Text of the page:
About William Pierce
Pierce was the movement's fiercest anti-Semitic ideologue and he built the Alliance into a money-making machine through its hate music business, Resistance Records. Pierce was also the author of the race war novel The Turner Diaries. The book has been called "the bible of the racist right," is known to have drawn many into the movement, and was a key inspiration for Timothy McVeigh's 1995 Oklahoma City bombing.
In His Own Words
"After the sickness of ‘multiculturalism,' which is destroying America, Britain, and every other Aryan nation in which it is being promoted, has been swept away, we must again have a racially clean area of the earth for the further development of our people. … We will not be deterred by the difficulty or temporary unpleasantness involved, because we realize that it is absolutely necessary for our racial survival."
— "What is the National Alliance?", National Alliance website, undated
"[T]he Alliance has no interest at all in the so-called movement. We're not interested in uniting with the movement, and we're not interested in competing with the movement for members. If anything, we should be grateful that the movement is out there to soak up a lot of the freaks and weaklings who otherwise might find their way into the Alliance and make problems for us. In this regard, I was sorry to note Aryan Nations and the [World] Church of the Creator have, for all practical purposes, died in the last few weeks. I hope one or two replacement groups spring up to draw away from us the defectives."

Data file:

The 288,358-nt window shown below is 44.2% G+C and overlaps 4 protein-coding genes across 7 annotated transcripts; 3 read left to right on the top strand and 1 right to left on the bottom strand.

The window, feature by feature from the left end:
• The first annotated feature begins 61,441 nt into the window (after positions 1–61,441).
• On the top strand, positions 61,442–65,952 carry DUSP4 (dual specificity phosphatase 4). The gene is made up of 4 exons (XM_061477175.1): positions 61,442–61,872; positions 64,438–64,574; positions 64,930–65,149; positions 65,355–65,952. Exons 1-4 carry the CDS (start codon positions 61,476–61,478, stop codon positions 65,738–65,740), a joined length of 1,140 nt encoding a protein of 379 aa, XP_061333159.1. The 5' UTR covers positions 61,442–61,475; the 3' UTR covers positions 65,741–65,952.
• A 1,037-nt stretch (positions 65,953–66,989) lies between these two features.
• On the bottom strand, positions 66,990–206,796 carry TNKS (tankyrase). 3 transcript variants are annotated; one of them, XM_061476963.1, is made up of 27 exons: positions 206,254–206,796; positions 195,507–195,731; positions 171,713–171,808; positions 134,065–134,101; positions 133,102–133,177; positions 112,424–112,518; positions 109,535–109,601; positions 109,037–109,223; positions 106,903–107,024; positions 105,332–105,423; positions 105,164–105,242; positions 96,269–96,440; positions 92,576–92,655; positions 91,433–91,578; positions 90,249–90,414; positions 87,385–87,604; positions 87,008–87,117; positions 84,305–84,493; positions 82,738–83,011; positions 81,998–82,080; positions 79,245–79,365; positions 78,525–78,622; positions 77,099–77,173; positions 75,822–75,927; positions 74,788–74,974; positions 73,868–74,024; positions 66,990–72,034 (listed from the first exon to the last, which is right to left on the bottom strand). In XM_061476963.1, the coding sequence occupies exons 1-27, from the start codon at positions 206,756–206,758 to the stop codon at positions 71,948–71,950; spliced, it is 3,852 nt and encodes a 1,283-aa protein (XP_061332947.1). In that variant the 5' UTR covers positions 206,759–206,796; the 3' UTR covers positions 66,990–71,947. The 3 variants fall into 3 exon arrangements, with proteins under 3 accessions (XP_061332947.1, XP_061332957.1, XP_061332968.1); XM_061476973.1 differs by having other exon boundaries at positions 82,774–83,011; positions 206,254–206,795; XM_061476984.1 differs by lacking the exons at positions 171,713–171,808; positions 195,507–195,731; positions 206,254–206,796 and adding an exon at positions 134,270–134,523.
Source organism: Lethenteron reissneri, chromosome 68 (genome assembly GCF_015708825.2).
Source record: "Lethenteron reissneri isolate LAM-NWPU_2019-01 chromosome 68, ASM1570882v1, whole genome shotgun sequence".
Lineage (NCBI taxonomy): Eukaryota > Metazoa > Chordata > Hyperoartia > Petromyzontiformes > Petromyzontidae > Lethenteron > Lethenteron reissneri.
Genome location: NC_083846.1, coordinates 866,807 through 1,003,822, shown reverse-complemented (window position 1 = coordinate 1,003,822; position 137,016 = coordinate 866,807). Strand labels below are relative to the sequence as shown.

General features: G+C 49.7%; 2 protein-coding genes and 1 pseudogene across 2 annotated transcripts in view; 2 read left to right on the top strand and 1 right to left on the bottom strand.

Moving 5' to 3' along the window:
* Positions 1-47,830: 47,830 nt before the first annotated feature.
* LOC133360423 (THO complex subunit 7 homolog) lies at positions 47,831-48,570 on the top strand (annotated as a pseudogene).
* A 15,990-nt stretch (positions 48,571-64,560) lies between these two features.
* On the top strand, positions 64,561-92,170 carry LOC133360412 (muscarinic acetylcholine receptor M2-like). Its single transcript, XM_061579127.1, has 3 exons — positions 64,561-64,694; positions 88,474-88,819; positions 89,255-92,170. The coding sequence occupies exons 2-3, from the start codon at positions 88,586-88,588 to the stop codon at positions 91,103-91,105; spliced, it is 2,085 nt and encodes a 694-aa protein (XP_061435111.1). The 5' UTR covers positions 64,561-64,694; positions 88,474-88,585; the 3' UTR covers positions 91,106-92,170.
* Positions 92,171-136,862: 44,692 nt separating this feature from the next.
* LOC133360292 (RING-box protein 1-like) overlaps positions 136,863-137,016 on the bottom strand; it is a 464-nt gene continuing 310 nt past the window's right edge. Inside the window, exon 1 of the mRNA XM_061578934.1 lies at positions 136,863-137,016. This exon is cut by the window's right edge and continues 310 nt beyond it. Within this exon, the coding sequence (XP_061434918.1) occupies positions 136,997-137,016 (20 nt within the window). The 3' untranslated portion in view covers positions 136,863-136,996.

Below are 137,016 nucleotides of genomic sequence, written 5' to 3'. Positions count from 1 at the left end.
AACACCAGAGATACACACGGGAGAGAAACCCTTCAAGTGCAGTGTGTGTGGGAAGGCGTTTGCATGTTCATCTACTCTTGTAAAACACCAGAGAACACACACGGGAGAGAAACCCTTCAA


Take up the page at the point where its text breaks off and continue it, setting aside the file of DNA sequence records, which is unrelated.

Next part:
— Pierce's final speech, National Alliance leadership conference, April 2002
"If the protagonist learns something or comes to believe in something, if he changes his ideas, the reader tends to do the same thing, he changes too. So what you have is a powerful teaching tool, a persuasive tool."
— Pierce, quoted in a biography of him called Fame of a Dead Man's Deeds, on the power of narrative
William Luther Pierce's bigoted attitudes toward people of color were inculcated at an early age. He was born in Atlanta into an Old South aristocracy that included his mother and her ancestors. His great-grandfather, he has said, was governor of Alabama and attorney general of the Confederacy during the Civil War. According to a fawning biography of Pierce by University of Vermont Professor Robert Griffin, Fame of a Dead Man's Deeds: An Up-Close Portrait of White Nationalist William Pierce, he grew up in a Southern household during segregation with older relatives who treated a black servant like a virtual slave.